“I really haven’t the foggiest what it is” said the man standing next to me, “I mean, what’s the point?” We were staring up at the Orbit, Anish Kapoor’s strange metal mixture of helter-skelter and Eiffel Tower that is the big artistic moment in London’s Olympic park. This huge public sculpture arguably represents the paradox of the Olympics from the point of view of cities and their development; here is a dynamic, exciting, engaging and very visual event – but what is the point? The costly dozen days have to promise much to warrant their expense: a huge tourism boost – which is rarely fulfilled; sustainability – generally a downright fallacy; community spirit – which usually proves too expensive for the locals; and most important, a legacy of structure and infrastructure to serve generations to come. Since the 1930s, when the mega-event began to supersede international exhibitions in showing off national cultural prowess, this last promise has been justified so rarely that the usual post-Olympic label involving large mammals and a light colour has become more cliché than idiom. At the very least, then, the city can hope that the legacy of this massive public expenditure will be a flowering of artistic, architectural and civic creativity and, derived from it, a sense of cultural identity and pride.
Standing under the Orbit and wondering whether to pay fifteen quid for a slightly elevated view I found myself wondering whether London has delivered this. It is, in fact, a lot to ask from an event like the Olympics. Part of the problem is simply that many of the games involve arcane sports which will never be of much interest beyond their niche following. The buildings for these – and for the more popular sports such as cycling, swimming and running, tend to be somewhat circumscribed in their programme and requirements. The same can be said of the Olympic Village which essentially exists to house an international sporting camp for a couple of weeks. Compounding all of this is the budget which usually becomes so tight that the host becomes reliant on corporate sponsorship and, in the case of London, ends up with the main stadium wrapped in Bhopal-tainted advertisement.
London has handled this paradoxical opportunity for architectural and infrastructural civic development in typically hit-and-miss fashion. We have Zaha Hadid’s expressive and slick Aquatic Centre where one senses (arguably) the world’s most exciting architect hamstrung by budget and requirements delivering a building whose dolphin-like exterior is caught clumsily between two clunky stands of temporary seating.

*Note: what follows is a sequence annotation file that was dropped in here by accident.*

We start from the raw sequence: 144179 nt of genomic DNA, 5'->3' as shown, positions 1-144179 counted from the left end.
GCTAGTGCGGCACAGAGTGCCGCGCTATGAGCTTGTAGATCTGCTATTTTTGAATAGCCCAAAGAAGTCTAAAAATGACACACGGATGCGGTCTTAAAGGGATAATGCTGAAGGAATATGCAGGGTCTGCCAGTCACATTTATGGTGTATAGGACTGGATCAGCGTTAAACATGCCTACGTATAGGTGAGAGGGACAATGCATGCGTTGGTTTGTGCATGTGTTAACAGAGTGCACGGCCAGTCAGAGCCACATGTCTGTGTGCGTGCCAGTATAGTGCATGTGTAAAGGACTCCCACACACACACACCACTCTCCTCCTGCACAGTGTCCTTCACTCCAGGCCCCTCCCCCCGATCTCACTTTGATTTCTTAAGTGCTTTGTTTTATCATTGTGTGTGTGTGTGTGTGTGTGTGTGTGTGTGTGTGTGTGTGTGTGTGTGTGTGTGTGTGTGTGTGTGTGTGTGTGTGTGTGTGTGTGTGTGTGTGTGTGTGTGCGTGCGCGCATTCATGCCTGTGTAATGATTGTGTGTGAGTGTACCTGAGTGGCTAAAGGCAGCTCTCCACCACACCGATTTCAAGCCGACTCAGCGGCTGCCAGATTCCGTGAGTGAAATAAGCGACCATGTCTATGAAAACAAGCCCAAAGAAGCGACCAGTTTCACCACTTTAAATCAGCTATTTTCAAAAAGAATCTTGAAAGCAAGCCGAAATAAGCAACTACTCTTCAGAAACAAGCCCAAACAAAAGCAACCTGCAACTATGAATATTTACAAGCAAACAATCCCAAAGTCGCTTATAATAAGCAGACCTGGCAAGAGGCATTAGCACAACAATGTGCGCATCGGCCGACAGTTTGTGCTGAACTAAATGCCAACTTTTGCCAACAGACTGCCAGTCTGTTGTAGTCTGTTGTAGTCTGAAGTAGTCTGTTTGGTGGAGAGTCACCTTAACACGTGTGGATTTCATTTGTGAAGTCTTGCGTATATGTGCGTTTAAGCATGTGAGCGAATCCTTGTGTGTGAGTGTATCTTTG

Probably more successful is Hopkin’s Veledrome – a building whose spare, crafted construction combines the machined precision of a tuned-up bicycle with the centrifugal speed of the sport. And there are a few un-sung gems in the park – Make Architecture’s useful looking “Copper Box”, the austere park Electrical substation and John McAslan’s “Energy Centre” are considered works that resist the sensationalist form-making and fit easily into their chill East London setting. There is also, close to the Orbit, the View Tube, a fantastic little café whose modest construction materials seems more ingenious than its extravagant steel-gobbling neighbour.
Most eyes will, however, be on the stadium. Surprisingly this rather conventional, taut-looking structure has been nominated to the RIBA Stirling Prize shortlist. Surprising because it delivers none of the “Birds Nest’s” emblematic wow and it turned out to be very expensive; Populous built the much more impressive Soccer City at almost half London’s £486 million price tag.
The argument of cost versus value will rage on in London as it did in South Africa following the World Cup. However for many citizens just a step beyond the hurriedly landscaped park, there remain deprived estates, hopeless high streets, unemployment and the predictions of rioting. In contrast to South Africa’s investment in infrastructure, city planning and national identity, the money and creativity poured into the Olympic park does not seem to have extended far outside its confines. Whether there are benefits beyond its fortnight of fame will become apparent over the years. Until such time and in the absence of any ground-breaking synthesis of cultural identity I find myself echoing the man under the Orbit; what’s the point?